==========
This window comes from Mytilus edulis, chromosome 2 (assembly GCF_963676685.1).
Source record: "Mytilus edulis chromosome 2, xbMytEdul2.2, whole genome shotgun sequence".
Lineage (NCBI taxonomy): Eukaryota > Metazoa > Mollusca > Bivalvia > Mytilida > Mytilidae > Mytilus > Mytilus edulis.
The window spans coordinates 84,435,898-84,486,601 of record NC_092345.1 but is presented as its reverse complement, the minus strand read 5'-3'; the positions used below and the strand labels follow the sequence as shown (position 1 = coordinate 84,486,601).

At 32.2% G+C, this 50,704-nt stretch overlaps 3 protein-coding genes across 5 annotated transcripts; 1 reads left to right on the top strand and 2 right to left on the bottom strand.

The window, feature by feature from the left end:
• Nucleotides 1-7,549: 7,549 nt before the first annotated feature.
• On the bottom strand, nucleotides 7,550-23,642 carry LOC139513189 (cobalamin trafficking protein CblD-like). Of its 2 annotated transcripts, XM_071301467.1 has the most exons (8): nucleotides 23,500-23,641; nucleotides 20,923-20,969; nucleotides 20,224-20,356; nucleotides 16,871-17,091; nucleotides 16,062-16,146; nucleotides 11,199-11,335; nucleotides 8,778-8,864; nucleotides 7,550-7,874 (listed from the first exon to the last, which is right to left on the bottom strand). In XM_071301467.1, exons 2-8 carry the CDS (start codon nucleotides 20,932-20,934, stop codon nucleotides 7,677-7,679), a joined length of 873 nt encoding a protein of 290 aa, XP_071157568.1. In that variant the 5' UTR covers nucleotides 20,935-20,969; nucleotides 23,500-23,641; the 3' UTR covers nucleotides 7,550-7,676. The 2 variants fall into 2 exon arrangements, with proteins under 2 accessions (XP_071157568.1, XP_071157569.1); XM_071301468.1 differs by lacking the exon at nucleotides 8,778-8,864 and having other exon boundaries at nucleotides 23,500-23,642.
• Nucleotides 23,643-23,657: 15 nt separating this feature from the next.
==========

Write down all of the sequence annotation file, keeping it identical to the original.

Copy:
This window comes from Mytilus edulis, chromosome 2 (assembly GCF_963676685.1).
Source record: "Mytilus edulis chromosome 2, xbMytEdul2.2, whole genome shotgun sequence".
Lineage (NCBI taxonomy): Eukaryota > Metazoa > Mollusca > Bivalvia > Mytilida > Mytilidae > Mytilus > Mytilus edulis.
The window spans coordinates 84,435,898-84,486,601 of record NC_092345.1 but is presented as its reverse complement, the minus strand read 5'-3'; the positions used below and the strand labels follow the sequence as shown (position 1 = coordinate 84,486,601).

At 32.2% G+C, this 50,704-nt stretch overlaps 3 protein-coding genes across 5 annotated transcripts; 1 reads left to right on the top strand and 2 right to left on the bottom strand.

The window, feature by feature from the left end:
• Nucleotides 1-7,549: 7,549 nt before the first annotated feature.
• On the bottom strand, nucleotides 7,550-23,642 carry LOC139513189 (cobalamin trafficking protein CblD-like). Of its 2 annotated transcripts, XM_071301467.1 has the most exons (8): nucleotides 23,500-23,641; nucleotides 20,923-20,969; nucleotides 20,224-20,356; nucleotides 16,871-17,091; nucleotides 16,062-16,146; nucleotides 11,199-11,335; nucleotides 8,778-8,864; nucleotides 7,550-7,874 (listed from the first exon to the last, which is right to left on the bottom strand). In XM_071301467.1, exons 2-8 carry the CDS (start codon nucleotides 20,932-20,934, stop codon nucleotides 7,677-7,679), a joined length of 873 nt encoding a protein of 290 aa, XP_071157568.1. In that variant the 5' UTR covers nucleotides 20,935-20,969; nucleotides 23,500-23,641; the 3' UTR covers nucleotides 7,550-7,676. The 2 variants fall into 2 exon arrangements, with proteins under 2 accessions (XP_071157568.1, XP_071157569.1); XM_071301468.1 differs by lacking the exon at nucleotides 8,778-8,864 and having other exon boundaries at nucleotides 23,500-23,642.
• Nucleotides 23,643-23,657: 15 nt separating this feature from the next.